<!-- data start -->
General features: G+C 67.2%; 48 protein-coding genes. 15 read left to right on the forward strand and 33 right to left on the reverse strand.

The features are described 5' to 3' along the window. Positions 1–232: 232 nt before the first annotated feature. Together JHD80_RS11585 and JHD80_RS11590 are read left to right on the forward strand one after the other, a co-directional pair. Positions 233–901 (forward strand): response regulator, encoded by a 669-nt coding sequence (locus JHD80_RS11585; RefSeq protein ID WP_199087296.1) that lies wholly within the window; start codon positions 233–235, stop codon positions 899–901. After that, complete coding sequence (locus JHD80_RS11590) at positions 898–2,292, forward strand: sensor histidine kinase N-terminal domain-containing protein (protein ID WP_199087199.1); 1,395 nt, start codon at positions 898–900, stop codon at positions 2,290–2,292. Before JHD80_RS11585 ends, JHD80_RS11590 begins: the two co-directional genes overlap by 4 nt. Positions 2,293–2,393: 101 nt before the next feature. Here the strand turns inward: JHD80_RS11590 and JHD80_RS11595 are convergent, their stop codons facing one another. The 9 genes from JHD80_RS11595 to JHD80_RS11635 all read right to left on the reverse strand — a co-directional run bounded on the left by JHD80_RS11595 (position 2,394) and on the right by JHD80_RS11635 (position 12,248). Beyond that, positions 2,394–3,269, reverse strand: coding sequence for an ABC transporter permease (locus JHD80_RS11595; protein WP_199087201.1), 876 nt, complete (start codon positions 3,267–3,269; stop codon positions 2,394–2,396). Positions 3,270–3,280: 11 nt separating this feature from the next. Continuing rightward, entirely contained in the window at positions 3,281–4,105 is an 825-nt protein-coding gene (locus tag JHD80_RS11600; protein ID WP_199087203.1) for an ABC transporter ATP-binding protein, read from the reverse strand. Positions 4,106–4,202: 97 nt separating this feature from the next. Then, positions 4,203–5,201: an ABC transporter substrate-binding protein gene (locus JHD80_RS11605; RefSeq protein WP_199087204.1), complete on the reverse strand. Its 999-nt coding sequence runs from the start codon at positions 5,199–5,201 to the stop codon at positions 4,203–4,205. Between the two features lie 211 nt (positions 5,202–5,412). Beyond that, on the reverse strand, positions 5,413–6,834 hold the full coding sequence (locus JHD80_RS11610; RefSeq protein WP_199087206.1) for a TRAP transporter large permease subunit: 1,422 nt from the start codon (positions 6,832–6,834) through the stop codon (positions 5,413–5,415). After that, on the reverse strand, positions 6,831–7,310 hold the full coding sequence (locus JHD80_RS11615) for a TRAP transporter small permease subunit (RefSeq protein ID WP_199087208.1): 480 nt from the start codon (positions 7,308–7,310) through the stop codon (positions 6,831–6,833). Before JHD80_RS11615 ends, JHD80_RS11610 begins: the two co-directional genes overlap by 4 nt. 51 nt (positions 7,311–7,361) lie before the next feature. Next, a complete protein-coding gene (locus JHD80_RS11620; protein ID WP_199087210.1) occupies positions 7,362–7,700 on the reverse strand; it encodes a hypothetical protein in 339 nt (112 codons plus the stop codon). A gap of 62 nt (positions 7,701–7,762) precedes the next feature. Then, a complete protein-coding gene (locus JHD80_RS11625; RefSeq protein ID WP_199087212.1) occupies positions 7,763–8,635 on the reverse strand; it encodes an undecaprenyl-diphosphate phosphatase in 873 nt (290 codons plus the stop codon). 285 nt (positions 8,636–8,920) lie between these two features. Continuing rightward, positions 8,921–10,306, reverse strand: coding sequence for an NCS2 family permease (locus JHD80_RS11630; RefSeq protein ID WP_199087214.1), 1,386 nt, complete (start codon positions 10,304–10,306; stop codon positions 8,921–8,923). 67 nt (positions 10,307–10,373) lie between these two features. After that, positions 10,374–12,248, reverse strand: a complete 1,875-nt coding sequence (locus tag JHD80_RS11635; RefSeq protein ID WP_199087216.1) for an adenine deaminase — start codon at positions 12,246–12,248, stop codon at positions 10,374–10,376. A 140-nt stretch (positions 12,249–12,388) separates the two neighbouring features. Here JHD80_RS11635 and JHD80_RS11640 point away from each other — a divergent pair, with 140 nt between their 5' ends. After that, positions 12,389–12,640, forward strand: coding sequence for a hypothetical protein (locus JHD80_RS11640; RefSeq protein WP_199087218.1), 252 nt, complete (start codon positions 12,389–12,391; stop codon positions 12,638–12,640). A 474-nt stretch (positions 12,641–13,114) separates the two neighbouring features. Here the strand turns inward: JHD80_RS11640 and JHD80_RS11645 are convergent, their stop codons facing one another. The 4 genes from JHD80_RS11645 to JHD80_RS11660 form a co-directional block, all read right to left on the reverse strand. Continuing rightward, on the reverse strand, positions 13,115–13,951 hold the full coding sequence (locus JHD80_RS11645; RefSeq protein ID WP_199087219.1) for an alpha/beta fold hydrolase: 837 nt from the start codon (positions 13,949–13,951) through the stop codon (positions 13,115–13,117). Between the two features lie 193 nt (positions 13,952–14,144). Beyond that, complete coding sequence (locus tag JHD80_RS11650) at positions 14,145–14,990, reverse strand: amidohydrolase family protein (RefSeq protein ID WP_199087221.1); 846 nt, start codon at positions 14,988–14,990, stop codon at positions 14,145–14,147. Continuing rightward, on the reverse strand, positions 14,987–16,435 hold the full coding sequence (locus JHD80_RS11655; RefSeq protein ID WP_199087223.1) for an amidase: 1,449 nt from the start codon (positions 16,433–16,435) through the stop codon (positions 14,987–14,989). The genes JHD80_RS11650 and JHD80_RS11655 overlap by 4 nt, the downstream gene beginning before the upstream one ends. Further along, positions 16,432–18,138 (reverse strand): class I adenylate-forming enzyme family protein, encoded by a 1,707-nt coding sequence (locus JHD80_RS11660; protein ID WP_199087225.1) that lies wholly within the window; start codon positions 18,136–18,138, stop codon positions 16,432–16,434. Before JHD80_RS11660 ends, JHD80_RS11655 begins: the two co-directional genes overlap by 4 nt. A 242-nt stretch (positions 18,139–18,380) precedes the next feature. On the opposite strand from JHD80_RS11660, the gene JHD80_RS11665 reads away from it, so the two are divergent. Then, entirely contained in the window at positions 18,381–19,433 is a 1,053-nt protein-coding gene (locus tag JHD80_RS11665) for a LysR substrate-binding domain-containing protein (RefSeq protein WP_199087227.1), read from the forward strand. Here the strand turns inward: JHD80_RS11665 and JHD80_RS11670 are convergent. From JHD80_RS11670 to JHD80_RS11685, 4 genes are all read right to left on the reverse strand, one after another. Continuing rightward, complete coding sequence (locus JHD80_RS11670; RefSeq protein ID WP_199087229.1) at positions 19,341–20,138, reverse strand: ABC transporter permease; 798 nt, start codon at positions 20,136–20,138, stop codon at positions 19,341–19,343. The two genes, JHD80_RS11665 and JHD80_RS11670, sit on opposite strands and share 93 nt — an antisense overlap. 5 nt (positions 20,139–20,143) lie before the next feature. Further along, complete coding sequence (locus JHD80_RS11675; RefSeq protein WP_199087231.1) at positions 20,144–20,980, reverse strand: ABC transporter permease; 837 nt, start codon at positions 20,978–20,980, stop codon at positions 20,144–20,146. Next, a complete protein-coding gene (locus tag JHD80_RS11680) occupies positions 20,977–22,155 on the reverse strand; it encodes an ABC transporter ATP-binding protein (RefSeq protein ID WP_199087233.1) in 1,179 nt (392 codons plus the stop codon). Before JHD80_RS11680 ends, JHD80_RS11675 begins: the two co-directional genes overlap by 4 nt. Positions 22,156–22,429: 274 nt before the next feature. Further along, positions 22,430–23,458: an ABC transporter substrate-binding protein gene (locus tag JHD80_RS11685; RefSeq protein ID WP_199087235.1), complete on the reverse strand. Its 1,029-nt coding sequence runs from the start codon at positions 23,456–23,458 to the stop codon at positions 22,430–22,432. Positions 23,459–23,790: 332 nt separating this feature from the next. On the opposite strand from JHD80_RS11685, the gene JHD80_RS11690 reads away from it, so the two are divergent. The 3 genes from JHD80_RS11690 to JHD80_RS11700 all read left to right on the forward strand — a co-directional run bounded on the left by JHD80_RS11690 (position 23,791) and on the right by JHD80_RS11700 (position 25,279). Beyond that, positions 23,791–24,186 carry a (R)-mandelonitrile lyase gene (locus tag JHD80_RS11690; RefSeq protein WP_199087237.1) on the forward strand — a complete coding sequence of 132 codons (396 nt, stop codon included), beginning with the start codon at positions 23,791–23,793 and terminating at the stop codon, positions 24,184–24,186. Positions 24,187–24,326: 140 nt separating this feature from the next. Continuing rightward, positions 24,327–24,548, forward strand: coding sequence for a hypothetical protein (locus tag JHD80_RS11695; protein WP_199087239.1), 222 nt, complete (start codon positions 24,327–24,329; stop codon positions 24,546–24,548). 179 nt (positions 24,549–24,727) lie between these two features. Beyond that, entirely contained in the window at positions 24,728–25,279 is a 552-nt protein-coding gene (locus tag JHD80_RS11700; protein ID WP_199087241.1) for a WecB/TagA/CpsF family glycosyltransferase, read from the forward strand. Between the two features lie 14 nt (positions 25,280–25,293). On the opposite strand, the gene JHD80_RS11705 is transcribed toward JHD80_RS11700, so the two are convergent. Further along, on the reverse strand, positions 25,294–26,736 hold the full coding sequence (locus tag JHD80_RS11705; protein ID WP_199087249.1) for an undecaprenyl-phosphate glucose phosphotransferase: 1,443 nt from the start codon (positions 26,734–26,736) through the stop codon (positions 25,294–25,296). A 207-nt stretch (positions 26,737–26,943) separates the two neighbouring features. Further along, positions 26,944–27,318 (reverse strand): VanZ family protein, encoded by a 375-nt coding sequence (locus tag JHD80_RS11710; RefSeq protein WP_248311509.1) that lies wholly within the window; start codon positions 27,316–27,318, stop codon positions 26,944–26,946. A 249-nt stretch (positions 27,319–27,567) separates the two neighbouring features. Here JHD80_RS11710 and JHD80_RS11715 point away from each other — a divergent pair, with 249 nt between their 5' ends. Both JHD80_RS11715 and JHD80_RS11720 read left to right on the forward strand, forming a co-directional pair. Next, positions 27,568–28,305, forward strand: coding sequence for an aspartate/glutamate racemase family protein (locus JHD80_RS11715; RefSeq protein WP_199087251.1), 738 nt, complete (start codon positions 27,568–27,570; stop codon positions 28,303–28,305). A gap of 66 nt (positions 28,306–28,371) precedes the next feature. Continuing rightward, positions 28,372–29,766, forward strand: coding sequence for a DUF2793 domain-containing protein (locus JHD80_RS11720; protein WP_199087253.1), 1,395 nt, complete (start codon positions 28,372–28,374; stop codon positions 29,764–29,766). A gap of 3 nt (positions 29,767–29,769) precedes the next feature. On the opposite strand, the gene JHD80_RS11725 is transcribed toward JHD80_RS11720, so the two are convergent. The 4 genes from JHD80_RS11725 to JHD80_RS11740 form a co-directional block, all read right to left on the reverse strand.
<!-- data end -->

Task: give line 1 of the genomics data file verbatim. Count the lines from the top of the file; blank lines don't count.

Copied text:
General features: G+C 67.2%; 48 protein-coding genes. 15 read left to right on the forward strand and 33 right to left on the reverse strand.